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How and Why has Teacher Quality Changed in Australia?

Andrew Leigh and Christopher Ryan

No 534, CEPR Discussion Papers from Centre for Economic Policy Research, Research School of Economics, Australian National University

Abstract: International research suggests that differences in teacher performance can explain a large portion of student achievement. Yet little is known about how the quality of the Australian teaching profession has changed over time. Using consistent data on the academic aptitude of new teachers, we compare those who have entered the teaching profession in Australia over the past two decades. We find that the aptitude of new teachers has fallen considerably. Between 1983 and 2003, the average percentile rank of those entering teacher education fell from 74 to 61, while the average rank of new teachers fell from 70 to 62. One factor that seems to have changed substantially over this period is average teacher pay. Compared to non-teachers with a degree, average teacher pay fell substantially over the period 1983-2003. Another factor is pay dispersion in alternative occupations. During the 1980s and 1990s, non-teacher earnings at the top of the distribution rose faster than earnings at the middle and bottom of the distribution. For an individual with the potential to earn a wage at the 90th percentile of the distribution, a non-teaching occupation looked much more attractive in the 2000s than it did in the 1980s. We believe that both the fall in average teacher pay, and the rise in pay differentials in non-teaching occupations are responsible for the decline in the academic aptitude of new teachers over the past two decades.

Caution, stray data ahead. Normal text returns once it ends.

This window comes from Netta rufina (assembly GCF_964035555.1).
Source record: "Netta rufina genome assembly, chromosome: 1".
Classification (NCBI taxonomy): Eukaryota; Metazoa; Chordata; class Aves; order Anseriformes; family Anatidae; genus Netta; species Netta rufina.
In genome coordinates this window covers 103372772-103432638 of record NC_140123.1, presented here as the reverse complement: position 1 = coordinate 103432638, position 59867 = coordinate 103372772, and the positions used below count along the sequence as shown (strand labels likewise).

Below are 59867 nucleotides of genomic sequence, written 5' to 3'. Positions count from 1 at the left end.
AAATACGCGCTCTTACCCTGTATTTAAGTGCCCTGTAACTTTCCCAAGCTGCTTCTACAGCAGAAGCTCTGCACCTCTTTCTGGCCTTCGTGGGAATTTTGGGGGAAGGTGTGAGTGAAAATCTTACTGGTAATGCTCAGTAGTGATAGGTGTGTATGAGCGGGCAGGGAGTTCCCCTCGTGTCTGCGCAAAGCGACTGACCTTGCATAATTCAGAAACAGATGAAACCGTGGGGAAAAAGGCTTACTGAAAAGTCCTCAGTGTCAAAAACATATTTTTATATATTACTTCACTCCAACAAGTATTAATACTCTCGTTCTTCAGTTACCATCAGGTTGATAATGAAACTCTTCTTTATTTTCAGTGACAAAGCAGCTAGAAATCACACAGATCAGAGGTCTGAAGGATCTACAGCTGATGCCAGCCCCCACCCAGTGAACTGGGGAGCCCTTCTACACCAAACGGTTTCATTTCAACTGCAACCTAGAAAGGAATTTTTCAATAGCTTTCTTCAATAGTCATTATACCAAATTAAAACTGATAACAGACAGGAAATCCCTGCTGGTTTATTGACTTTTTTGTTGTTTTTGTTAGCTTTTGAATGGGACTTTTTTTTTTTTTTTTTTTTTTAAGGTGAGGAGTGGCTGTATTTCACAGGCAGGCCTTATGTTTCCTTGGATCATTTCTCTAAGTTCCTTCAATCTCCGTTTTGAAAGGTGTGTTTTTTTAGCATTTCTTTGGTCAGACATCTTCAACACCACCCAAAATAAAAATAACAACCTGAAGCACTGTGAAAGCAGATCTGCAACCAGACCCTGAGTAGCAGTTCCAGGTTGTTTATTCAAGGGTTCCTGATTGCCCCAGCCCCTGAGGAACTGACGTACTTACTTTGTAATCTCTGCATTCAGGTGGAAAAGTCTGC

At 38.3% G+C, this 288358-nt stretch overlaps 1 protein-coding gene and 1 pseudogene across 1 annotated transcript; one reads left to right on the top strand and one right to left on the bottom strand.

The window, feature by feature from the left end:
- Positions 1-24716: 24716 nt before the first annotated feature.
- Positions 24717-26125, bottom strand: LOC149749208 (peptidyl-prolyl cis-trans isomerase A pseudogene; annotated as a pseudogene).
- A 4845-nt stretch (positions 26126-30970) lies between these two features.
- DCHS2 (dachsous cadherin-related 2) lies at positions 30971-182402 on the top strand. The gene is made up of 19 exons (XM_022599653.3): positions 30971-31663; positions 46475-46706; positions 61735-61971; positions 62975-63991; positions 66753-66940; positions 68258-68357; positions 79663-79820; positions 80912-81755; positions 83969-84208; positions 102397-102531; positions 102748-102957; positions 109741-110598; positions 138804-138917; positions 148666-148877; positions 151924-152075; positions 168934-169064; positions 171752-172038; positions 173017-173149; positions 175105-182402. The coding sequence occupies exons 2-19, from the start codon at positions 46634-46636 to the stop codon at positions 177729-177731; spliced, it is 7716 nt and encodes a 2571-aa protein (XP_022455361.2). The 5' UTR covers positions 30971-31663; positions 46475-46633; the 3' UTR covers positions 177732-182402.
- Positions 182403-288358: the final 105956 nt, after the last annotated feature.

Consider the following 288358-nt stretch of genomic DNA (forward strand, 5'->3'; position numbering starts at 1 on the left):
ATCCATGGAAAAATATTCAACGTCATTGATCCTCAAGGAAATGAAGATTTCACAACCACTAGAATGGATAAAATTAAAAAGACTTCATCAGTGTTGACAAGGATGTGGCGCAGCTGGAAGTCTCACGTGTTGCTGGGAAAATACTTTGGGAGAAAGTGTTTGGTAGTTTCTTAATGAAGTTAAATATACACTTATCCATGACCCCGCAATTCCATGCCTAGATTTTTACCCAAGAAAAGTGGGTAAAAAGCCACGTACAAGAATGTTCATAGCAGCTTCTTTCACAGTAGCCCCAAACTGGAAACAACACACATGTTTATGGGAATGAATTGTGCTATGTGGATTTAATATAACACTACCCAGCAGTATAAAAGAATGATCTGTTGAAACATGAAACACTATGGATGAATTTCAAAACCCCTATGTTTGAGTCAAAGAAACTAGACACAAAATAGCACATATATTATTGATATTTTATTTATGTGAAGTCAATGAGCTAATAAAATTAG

Keywords: test scores; teacher salary; occupational choice (search for similar items in EconPapers)
JEL-codes: I21 I28 J31 (search for similar items in EconPapers)
Date: 2006-09
New Economics Papers: this item is included in nep-edu, nep-hrm, nep-lab and nep-ure
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